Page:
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Feeding a Facebook fixation

120530_03 is a free website that takes pictures of girls – without their consent – from Facebook, and posts them for the public to see. Users then vote on the girls to rank them as they determine if they’re hot – or maybe, not.

With the rising risk of Facebook addiction, many young Cambodians aren’t taking into question whether or not their privacy is being threatened.

Instead, they’re kicking back and enjoying the globally ubiquitous social network.

Every second, young Cambodians are posting photos and text on Facebook. Some even update their profiles with information including home addresses and mobile phone numbers.

Chhoporn Raingsey, 18, a self-proclaimed Facebook addict, has 4,000 friends on Facebook.

She said she posts something to her wall or publishes a new status update about five times per day.

Raingsey said that she feels happy when others comment and give her feedback.

“I’ve never cared about privacy when it comes to my profile,” Raingsey said. “I never had any problems or felt a bad impact.”

On the other hand, Chhean Seak Theng, 19, a student at Limkokwing University, said he takes incredible caution when it comes to posting on Facebook.

According to Theng, it’s easy for others to tag him in compromising photos – or even, take photos he posts and edit them to make them pornographic.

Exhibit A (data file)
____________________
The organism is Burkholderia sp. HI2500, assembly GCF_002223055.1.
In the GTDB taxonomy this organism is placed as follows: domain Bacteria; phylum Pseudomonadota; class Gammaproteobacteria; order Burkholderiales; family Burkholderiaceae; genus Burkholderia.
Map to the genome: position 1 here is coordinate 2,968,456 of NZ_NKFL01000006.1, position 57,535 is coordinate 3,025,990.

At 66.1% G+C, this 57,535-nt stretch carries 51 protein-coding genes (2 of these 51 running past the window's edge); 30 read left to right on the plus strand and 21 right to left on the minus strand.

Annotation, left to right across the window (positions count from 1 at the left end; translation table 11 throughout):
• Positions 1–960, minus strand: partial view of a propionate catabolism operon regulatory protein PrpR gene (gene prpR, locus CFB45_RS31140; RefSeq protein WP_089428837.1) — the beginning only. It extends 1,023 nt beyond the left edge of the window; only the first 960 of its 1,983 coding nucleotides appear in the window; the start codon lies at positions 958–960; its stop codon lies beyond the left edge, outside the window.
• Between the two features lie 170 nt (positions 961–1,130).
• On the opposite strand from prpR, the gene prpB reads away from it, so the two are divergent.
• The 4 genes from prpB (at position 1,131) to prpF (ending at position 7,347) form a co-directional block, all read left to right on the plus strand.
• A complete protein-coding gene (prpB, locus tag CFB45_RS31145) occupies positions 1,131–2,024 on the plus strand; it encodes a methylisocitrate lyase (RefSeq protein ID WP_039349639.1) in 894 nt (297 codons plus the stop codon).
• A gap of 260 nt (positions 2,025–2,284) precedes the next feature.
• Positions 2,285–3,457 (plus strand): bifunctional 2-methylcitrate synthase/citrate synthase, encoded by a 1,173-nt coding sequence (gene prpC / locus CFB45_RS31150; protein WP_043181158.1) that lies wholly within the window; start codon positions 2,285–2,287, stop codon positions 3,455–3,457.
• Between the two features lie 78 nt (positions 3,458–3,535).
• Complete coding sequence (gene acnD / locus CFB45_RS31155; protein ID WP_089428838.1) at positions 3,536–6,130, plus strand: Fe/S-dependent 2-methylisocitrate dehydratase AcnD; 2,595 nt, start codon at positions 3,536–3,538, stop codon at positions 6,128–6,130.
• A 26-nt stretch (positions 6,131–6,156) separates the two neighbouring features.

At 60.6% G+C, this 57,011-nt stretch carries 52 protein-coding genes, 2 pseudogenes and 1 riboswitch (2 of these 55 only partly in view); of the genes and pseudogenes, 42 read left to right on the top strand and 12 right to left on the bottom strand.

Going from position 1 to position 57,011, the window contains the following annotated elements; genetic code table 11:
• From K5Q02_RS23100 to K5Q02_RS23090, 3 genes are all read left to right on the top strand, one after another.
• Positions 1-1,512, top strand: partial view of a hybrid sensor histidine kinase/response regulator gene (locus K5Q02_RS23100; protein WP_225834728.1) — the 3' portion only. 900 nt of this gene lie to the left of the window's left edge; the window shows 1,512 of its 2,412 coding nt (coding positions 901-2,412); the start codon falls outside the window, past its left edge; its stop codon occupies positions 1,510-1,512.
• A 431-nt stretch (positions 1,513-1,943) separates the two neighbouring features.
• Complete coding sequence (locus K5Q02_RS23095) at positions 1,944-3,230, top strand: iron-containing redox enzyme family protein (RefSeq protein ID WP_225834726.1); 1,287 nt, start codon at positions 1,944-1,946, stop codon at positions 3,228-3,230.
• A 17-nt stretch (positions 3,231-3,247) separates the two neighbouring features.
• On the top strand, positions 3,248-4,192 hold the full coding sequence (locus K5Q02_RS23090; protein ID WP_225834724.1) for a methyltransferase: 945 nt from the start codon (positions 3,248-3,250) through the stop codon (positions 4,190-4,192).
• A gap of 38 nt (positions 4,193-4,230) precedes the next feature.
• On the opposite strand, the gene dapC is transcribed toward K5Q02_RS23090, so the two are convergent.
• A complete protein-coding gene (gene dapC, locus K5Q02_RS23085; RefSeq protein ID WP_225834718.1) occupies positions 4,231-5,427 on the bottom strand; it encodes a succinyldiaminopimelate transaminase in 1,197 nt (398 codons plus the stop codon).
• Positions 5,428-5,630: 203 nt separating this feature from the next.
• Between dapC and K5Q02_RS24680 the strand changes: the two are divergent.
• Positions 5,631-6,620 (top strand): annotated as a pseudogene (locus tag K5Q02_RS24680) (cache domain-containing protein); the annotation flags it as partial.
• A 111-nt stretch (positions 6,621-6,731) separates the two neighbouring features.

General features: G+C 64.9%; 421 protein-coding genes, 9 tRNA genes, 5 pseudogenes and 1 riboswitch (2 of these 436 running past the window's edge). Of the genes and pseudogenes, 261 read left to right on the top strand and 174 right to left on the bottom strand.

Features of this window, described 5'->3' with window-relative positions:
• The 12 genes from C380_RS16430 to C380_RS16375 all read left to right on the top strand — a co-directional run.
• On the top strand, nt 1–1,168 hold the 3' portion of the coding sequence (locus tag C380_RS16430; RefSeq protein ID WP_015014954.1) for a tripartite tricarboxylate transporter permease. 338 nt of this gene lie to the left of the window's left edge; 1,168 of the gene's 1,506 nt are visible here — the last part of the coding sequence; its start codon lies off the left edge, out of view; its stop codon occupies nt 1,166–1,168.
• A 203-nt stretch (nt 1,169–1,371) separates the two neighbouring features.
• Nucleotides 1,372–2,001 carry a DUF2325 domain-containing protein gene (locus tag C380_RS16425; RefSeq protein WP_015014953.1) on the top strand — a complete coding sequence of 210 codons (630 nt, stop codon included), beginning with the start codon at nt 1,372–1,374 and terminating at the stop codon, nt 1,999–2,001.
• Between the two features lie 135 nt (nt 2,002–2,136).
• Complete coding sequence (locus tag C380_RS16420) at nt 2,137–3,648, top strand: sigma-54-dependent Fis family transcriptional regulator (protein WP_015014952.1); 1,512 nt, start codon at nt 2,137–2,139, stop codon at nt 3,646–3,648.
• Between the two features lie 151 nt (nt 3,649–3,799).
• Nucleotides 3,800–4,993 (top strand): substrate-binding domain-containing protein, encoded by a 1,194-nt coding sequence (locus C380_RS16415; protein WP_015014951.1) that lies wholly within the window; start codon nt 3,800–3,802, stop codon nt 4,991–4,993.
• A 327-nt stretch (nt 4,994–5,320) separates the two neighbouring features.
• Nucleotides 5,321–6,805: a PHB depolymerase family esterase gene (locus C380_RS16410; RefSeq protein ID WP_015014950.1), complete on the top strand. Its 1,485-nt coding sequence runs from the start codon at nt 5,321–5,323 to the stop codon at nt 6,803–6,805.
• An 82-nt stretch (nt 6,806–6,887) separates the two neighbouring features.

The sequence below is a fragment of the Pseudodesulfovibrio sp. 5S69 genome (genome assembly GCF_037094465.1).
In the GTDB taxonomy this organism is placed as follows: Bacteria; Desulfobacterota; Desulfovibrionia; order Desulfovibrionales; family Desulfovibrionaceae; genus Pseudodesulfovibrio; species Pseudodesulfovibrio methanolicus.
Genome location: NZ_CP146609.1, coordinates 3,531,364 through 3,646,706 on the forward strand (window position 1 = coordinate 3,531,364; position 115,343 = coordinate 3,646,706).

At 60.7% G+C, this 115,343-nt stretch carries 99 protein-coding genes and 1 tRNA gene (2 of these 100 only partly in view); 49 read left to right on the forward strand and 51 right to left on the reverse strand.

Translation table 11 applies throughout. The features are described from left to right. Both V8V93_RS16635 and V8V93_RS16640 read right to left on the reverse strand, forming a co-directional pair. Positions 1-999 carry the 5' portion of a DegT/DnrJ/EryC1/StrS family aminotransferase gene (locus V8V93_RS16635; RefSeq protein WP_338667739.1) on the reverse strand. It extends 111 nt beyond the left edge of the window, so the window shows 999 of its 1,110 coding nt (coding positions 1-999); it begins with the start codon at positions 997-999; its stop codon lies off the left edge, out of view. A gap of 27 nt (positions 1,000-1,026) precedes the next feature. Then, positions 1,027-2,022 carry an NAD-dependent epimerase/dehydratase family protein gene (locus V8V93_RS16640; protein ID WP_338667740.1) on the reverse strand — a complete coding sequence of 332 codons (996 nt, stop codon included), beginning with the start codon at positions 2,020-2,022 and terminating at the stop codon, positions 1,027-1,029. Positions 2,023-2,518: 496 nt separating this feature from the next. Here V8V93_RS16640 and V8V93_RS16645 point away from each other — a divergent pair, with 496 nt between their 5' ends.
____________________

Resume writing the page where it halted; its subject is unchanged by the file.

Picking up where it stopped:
Theng said his reputation’s at stake.

“Because of this, I don’t use Facebook to promote myself or flirt with girls,” he said. “I use Facebook professionally for work and school.”

The Minister of Post and Telecommunications, So Khun, said that although it’s good the number of young internet users in Cambodia is increasing, Facebook can be dangerous.

“Facebook is full of scams and bad pictures, like porn,” So Khun said. “Young Cambodians must be aware of this danger.”

Sam Rathana, a communications lecturer at Royal University of Phnom Penh, said that young Cambodians need to be especially aware of the fact that Facebook can pose a legitimate threat to ruining one’s reputation.

“When you apply for a job, they employer could look at your Facebook account,” Sam Rathana said.

For this week’s Constructive Cambodian, Sam Rathana advises that young Cambodians get to understand the issues and dangers surrounding Facebook clearly.

“Youths ought to use Facebook in a useful way, by looking to Facebook for news and information rather than using it to promote themselves to the public,” he said.



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